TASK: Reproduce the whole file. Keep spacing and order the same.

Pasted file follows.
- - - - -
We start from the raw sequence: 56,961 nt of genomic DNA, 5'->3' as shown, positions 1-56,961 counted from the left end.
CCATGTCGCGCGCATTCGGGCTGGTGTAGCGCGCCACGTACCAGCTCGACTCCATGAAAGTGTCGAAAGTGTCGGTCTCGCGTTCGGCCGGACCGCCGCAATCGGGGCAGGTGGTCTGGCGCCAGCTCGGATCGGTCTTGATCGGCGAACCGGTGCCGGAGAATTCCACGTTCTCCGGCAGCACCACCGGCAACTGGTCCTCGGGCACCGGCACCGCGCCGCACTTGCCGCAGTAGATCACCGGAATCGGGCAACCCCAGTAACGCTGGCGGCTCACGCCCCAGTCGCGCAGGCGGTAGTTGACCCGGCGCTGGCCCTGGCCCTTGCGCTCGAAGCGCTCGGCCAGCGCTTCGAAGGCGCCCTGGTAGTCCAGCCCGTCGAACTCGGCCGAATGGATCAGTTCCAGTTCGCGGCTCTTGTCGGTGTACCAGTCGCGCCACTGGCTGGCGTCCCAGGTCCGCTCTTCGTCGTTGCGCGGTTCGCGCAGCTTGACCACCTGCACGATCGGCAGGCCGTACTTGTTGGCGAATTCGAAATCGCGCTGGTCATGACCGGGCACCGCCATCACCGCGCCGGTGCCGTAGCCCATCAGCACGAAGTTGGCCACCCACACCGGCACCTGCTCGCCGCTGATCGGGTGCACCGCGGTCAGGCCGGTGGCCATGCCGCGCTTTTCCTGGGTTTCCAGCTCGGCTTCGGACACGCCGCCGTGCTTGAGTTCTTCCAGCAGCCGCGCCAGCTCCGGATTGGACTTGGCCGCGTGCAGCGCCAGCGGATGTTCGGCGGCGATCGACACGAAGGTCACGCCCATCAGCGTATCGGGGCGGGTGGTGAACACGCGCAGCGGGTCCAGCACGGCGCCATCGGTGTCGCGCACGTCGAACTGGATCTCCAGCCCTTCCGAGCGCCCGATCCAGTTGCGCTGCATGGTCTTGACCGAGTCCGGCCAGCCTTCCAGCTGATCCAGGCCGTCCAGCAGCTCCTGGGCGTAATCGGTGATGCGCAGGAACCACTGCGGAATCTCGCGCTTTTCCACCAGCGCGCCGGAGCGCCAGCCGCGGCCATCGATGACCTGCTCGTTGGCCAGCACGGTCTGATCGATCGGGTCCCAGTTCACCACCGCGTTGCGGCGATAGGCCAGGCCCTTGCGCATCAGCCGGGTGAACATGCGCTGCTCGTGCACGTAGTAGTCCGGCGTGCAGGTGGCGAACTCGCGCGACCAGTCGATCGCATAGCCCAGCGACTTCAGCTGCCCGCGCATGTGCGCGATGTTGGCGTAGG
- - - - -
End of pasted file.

We start from the raw sequence: 56,961 nt of genomic DNA, 5'->3' as shown, positions 1-56,961 counted from the left end.
CCATGTCGCGCGCATTCGGGCTGGTGTAGCGCGCCACGTACCAGCTCGACTCCATGAAAGTGTCGAAAGTGTCGGTCTCGCGTTCGGCCGGACCGCCGCAATCGGGGCAGGTGGTCTGGCGCCAGCTCGGATCGGTCTTGATCGGCGAACCGGTGCCGGAGAATTCCACGTTCTCCGGCAGCACCACCGGCAACTGGTCCTCGGGCACCGGCACCGCGCCGCACTTGCCGCAGTAGATCACCGGAATCGGGCAACCCCAGTAACGCTGGCGGCTCACGCCCCAGTCGCGCAGGCGGTAGTTGACCCGGCGCTGGCCCTGGCCCTTGCGCTCGAAGCGCTCGGCCAGCGCTTCGAAGGCGCCCTGGTAGTCCAGCCCGTCGAACTCGGCCGAATGGATCAGTTCCAGTTCGCGGCTCTTGTCGGTGTACCAGTCGCGCCACTGGCTGGCGTCCCAGGTCCGCTCTTCGTCGTTGCGCGGTTCGCGCAGCTTGACCACCTGCACGATCGGCAGGCCGTACTTGTTGGCGAATTCGAAATCGCGCTGGTCATGACCGGGCACCGCCATCACCGCGCCGGTGCCGTAGCCCATCAGCACGAAGTTGGCCACCCACACCGGCACCTGCTCGCCGCTGATCGGGTGCACCGCGGTCAGGCCGGTGGCCATGCCGCGCTTTTCCTGGGTTTCCAGCTCGGCTTCGGACACGCCGCCGTGCTTGAGTTCTTCCAGCAGCCGCGCCAGCTCCGGATTGGACTTGGCCGCGTGCAGCGCCAGCGGATGTTCGGCGGCGATCGACACGAAGGTCACGCCCATCAGCGTATCGGGGCGGGTGGTGAACACGCGCAGCGGGTCCAGCACGGCGCCATCGGTGTCGCGCACGTCGAACTGGATCTCCAGCCCTTCCGAGCGCCCGATCCAGTTGCGCTGCATGGTCTTGACCGAGTCCGGCCAGCCTTCCAGCTGATCCAGGCCGTCCAGCAGCTCCTGGGCGTAATCGGTGATGCGCAGGAACCACTGCGGAATCTCGCGCTTTTCCACCAGCGCGCCGGAGCGCCAGCCGCGGCCATCGATGACCTGCTCGTTGGCCAGCACGGTCTGATCGATCGGGTCCCAGTTCACCACCGCGTTGCGGCGATAGGCCAGGCCCTTGCGCATCAGCCGGGTGAACATGCGCTGCTCGTGCACGTAGTAGTCCGGCGTGCAGGTGGCGAACTCGCGCGACCAGTCGATCGCATAGCCCAGCGACTTCAGCTGCCCGCGCATGTGCGCGATGTTGGCGTAGG